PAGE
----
Students protest state education with walkout
More than one hundred students voiced their dissatisfaction with education costs Thursday by leaving their classrooms and taking part in the a “sit-in” in the Marshall Student Center (MSC).
The “day of action,” organized nationally by Students for a Democratic Society (SDS) and locally by SDS’s Tampa Bay chapter, began at Cooper Hall, where students were asked to protest state education budget cuts and university tuition hikes by walking out of their classes by noon.
The walkout was meant to be symbolic, as it showed what classrooms could look like if students were priced out of a college education.
Andrew Stapleton, a senior majoring in biomedical sciences who spoke outside of Cooper Hall, said SDS is seeking zero tuition hikes or budget cuts, even if the newly proposed cuts seem less destructive than those originally proposed.
“Unfortunately, (legislators) had proposed a massive cut that would have left USF a shell of itself, operating at 40 percent of its budget,” he said. “All of our students, workers and activists have been successful in thwarting this death sentence. However, we are hardly successful in our overall mission. We are only biding our time. We’re supposed to cheer and be grateful for only 20 percent hikes, coupled with never-ending tuition hikes?”
Greg McColm, an associate mathematics professor invited to speak by SDS, began his speech to students by telling them “you only thought you were going to get out of class today,” before explaining the work required to enact political change.
“Politics takes a lot of work,” he said. “This underlines the fundamental principle of our civics course: Power flows to those who do the work.”
Then the student participants, led by SDS, marched from Cooper to the MSC, where they would remain for several hours. Dani Leppo, a junior majoring in English and an SDS member, led the group in chants such as “Education is a right. Fight, fight, fight, fight.”
In the MSC, students sat cross-legged on the floor of the lobby where they could be seen and heard from every floor of the building. Leppo told the students and onlookers that they need to call their senators, including Sen. Mike Haridopolis, to let them know they are against state budget cuts.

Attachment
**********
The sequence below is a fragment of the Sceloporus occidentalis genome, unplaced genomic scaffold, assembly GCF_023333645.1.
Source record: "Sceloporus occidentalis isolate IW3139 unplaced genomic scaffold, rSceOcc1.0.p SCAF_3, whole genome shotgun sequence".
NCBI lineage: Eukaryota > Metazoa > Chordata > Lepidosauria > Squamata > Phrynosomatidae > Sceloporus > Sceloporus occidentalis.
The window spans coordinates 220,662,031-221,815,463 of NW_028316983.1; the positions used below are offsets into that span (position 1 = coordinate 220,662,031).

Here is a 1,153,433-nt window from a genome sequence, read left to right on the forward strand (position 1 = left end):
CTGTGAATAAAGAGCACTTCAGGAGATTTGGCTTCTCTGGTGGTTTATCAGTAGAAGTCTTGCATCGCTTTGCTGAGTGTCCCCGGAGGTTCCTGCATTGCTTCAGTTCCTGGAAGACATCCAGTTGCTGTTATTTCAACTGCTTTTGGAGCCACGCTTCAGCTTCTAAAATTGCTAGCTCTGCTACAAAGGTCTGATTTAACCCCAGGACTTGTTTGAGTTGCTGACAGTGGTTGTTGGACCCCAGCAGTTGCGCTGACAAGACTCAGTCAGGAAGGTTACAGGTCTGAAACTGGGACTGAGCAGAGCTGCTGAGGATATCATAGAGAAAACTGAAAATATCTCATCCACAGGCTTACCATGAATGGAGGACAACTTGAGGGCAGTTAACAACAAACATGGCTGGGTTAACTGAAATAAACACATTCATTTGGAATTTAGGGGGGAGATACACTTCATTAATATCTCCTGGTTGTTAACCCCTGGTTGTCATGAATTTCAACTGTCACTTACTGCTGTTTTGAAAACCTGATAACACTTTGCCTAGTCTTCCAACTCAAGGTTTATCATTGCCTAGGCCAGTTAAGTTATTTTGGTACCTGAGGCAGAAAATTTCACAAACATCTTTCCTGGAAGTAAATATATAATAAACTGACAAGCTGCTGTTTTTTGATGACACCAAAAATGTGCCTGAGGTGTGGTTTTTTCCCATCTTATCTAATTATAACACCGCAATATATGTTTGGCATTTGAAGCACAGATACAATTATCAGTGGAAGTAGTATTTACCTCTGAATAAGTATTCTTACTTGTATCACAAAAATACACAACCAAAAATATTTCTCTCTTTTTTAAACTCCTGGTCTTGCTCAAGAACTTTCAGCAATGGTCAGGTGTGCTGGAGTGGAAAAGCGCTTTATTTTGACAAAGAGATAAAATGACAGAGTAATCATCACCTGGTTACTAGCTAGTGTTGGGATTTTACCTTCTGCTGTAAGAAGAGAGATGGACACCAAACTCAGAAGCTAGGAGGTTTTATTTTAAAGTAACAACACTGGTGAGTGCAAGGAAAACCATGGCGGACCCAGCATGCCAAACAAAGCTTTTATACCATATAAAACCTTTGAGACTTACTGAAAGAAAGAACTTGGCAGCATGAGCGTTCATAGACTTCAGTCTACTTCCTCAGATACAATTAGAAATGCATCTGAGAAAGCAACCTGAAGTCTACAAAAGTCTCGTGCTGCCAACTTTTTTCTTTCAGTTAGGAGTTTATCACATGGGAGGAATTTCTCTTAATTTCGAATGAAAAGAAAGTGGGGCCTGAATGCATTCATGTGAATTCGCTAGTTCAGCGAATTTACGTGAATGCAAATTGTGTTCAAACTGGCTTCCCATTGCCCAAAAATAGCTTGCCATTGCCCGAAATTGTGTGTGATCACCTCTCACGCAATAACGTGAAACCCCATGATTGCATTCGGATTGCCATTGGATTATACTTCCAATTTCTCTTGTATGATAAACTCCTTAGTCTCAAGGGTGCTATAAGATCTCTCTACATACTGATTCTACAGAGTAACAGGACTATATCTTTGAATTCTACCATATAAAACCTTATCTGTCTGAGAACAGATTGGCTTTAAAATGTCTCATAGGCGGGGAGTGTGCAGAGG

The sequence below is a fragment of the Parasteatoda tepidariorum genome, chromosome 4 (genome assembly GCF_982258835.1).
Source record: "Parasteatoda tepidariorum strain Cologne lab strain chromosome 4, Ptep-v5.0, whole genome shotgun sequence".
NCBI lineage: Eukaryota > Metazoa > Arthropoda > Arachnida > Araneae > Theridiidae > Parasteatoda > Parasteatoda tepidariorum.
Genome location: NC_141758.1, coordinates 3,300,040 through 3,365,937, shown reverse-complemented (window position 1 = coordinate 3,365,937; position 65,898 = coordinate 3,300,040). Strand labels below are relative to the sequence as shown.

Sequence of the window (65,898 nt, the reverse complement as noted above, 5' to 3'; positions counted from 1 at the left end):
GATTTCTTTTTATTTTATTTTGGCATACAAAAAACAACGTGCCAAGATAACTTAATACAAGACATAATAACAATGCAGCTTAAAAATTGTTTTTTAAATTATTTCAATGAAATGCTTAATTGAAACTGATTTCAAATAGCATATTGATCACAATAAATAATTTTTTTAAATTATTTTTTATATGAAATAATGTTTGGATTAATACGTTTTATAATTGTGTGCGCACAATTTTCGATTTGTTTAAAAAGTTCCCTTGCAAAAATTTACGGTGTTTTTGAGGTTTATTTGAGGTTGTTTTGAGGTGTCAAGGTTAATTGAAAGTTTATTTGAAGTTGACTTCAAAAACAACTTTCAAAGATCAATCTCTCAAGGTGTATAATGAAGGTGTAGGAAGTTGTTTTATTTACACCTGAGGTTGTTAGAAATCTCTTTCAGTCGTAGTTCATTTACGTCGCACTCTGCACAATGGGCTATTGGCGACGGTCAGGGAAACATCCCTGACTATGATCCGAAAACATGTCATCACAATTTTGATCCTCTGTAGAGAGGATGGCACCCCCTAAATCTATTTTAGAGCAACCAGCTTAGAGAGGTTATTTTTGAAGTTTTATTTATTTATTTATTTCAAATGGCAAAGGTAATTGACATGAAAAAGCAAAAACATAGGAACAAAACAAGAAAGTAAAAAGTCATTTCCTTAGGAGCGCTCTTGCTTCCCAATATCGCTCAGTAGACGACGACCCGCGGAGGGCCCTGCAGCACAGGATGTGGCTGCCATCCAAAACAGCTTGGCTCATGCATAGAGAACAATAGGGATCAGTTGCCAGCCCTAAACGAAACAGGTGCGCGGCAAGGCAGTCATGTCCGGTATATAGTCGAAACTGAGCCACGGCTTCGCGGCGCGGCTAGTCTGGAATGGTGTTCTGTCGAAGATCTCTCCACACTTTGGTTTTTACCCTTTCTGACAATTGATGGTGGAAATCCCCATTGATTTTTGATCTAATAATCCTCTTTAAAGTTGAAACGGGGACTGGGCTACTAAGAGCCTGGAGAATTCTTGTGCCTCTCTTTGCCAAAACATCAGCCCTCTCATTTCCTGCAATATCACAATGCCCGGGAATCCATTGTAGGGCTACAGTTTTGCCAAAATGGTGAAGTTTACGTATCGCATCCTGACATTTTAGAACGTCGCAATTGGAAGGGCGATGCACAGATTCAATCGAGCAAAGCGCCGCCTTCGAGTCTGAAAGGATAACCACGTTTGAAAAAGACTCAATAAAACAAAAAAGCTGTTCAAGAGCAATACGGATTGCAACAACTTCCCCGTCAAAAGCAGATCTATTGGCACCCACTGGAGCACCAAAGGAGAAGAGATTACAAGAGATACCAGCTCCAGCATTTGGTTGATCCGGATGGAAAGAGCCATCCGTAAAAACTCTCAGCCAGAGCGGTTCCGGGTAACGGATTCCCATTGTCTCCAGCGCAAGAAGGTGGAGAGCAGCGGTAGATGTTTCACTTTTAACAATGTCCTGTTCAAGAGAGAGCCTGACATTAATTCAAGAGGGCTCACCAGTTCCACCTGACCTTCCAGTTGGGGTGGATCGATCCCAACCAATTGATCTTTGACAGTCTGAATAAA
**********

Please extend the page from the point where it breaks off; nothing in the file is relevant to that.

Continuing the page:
“We want to call Sen. Haridopolis to let him know that you are not taking our $400 million statewide (that) keeps our university public,” she said. “Public. That’s what we want. Not the private, not the wealthy, not the elite, not the rich, but the working people (and) the poor people. We have the right to educate ourselves and better our futures.”
Johnny Wong, a Ph.D. candidate in geography and graduate student professor, said he effectively ended his 11:50 a.m. global conservationism class because of the protest’s learning experience.
“The majority of my students are really juniors, seniors and post-grads, so they’re really on their way out,” Wong said. “I can imagine that after many of them leave, they won’t really follow what’s going on in terms of education and budgets anymore. So this is like the last time to expose them to legislative politics.”
While much of the protest expressed student dissatisfaction with Florida lawmakers, protesters also chided university figures such as student government President Matt Diaz and USF President Judy Genshaft.
At one point, protesters caught a glimpse of Genshaft, who was on the second floor of the MSC for unrelated reasons, and chanted, “Judy, Judy, Judy.” She waved to students, some of whom booed her.
Dean of Students Kevin Banks said he hadn’t heard about the protest but stood to watch the entirety of its MSC portion. He said it gave him an opportunity to better help students.
“I applaud the student activism – it shows our students aren’t apathetic and they care,” he said. “The reality is we’re all fighting the same cause. So when I hear them say stuff like ‘We’ve got to talk to Judy,’ well, Dr. Genshaft has been a strong supporter. She’s been the point person (for USF) for this whole situation, so why they have some issues with Dr. Genshaft, I don’t understand.”